While a summer isn't complete these days without a superhero blockbuster bringing in millions of dollars to the box office, this week has seen two of DC's most popular comic book heroes earning big bucks back where they all started - in their first issues.
Earlier in the week, Superman's debut in a 1938 edition of Action Comics No 1, which originally sold for 10c, was sold by a private seller to a private buyer for $1 million, taking the title of the most expensive comic book in the world.
However this morning, the comic book world was shaken with news that the debut issue of Batman, 1939 copy of Detective Comic No 27, had been sold for more than $1 million at an auction in Dallas, placing the Caped Crusader above the Man of Steel in the wealth ranks.
Speaking to the BBC, Barry Sandoval, of auction house Heritage, claimed it was the biggest price on record for a comic book.
"It pretty much blew away all of our expectations," he said. "We can really say that Batman has nosed out Superman, at least for now."
With comic book heroes now a major business, with Disney studios buying Marvel's entire backlog of characters to make films from, and superhero film adaptations regular tent-pole movies for studios, investment in comics has never been more profitable. Shirrel Rhoades, former publisher and executive vice president of Marvel Comics, added that the two sales were likely to keep prices buoyant.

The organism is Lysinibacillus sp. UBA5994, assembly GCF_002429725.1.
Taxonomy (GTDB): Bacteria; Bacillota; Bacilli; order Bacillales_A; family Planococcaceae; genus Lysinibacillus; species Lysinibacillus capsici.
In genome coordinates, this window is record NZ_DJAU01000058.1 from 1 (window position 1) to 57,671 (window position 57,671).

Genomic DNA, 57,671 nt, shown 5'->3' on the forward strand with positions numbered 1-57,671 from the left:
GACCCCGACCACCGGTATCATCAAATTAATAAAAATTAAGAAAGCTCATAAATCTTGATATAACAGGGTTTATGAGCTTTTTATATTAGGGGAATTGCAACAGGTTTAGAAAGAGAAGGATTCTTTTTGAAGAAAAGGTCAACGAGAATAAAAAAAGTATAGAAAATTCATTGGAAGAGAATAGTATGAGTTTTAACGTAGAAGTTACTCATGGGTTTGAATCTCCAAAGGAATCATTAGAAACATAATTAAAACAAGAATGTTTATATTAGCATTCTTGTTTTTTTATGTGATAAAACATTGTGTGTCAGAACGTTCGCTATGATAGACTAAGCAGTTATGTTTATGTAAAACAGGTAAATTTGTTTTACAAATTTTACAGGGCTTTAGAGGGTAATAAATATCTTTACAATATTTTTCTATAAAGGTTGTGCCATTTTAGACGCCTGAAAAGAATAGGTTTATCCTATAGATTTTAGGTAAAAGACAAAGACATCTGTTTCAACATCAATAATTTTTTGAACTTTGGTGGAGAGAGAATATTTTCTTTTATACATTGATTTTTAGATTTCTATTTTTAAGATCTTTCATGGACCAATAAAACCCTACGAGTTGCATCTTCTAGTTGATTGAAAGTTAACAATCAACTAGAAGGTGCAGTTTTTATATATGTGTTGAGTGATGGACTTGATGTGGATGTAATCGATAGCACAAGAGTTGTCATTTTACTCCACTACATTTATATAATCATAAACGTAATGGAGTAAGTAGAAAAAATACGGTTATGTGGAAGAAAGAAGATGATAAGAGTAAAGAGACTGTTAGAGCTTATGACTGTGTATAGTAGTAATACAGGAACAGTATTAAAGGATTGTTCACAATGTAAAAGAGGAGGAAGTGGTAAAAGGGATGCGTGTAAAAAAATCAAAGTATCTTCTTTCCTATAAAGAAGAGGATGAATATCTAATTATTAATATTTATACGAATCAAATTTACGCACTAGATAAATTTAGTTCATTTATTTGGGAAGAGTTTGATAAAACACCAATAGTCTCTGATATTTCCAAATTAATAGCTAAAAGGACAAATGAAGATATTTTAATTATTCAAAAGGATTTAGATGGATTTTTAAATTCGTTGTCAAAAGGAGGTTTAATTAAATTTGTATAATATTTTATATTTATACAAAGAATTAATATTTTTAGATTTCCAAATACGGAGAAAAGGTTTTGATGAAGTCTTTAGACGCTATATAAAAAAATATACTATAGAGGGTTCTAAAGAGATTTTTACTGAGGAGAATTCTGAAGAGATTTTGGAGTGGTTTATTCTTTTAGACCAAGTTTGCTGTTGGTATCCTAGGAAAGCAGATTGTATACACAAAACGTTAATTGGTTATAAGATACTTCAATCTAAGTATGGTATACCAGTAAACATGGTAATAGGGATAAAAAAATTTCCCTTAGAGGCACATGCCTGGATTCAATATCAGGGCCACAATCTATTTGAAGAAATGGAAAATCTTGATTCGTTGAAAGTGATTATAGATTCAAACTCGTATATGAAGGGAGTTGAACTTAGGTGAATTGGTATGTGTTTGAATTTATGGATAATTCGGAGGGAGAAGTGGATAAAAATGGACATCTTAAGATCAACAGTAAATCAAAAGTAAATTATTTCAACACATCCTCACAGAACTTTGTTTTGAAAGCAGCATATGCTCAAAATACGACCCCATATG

"We're probably seeing a little bit of a feeding frenzy," he said, adding that comic books are seen as a sound investment.
With that in mind, if you have the following comic books, it would probably be best to lock them away. Apart from the above two, the most valuable comic books are;
Marvel Comics No.1 – $367,00: Published in October 1939, the first-ever Marvel Comic included the first appearance of Carl Burgos' android superhero the Human Torch.
Batman No.1 – $359,000: The first comic book in his self-titled series, and the first in which Robin appeared, was released in the spring of 1940.
More Fun Comics No.52 – $316,000: More Fun was a 1935-1947 American comic book anthology. The No.52 issue introduced The Spectre for the first time.
With a third Batman film directed by Christopher Nolan currently being planned, and a new Superman script being penned by The Dark Knight's writer David Goyer, the profitability of these characters is expected to only go up over the next few years.
Superman, in particular, provides a lucrative revenue for DC Comics and Warner Brothers Studios, who own the film rights. Numerous spin-offs such as Lois and Clark and Smallville, not to mention a host of merchandise, has seen the Superman franchise valued at over a $1 billion in recent years.
To quote Steve Younis, editor of the Superman Homepage, "You're talking about everything from action figures, peanut butter, magnets, T-Shirts, coffee mugs, posters, keyrings, waste paper baskets, calendars [...] you name it, they've slapped an "S" on it in the 70-plus years that Superman has been around."
With a Green Lantern film coming out next year, directed by Casino Royale's Martin Campbell, and Robert Downey Jr returning for Marvel's Iron Man sequel this summer, you can also expect the value of those characters to also increase, but for now - at least in terms of profit - it seems Superman and Batman rule the comic world.
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